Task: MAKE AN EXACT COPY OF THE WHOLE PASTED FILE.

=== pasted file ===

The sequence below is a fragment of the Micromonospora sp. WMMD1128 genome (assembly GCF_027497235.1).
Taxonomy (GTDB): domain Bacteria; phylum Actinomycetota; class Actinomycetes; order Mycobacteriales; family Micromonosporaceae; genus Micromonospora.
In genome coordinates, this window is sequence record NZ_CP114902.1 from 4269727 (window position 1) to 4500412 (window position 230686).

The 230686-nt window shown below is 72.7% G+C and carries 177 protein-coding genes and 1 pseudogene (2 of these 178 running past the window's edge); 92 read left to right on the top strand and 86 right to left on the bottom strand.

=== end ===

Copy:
The sequence below is a fragment of the Micromonospora sp. WMMD1128 genome (assembly GCF_027497235.1).
Taxonomy (GTDB): domain Bacteria; phylum Actinomycetota; class Actinomycetes; order Mycobacteriales; family Micromonosporaceae; genus Micromonospora.
In genome coordinates, this window is sequence record NZ_CP114902.1 from 4269727 (window position 1) to 4500412 (window position 230686).

The 230686-nt window shown below is 72.7% G+C and carries 177 protein-coding genes and 1 pseudogene (2 of these 178 running past the window's edge); 92 read left to right on the top strand and 86 right to left on the bottom strand.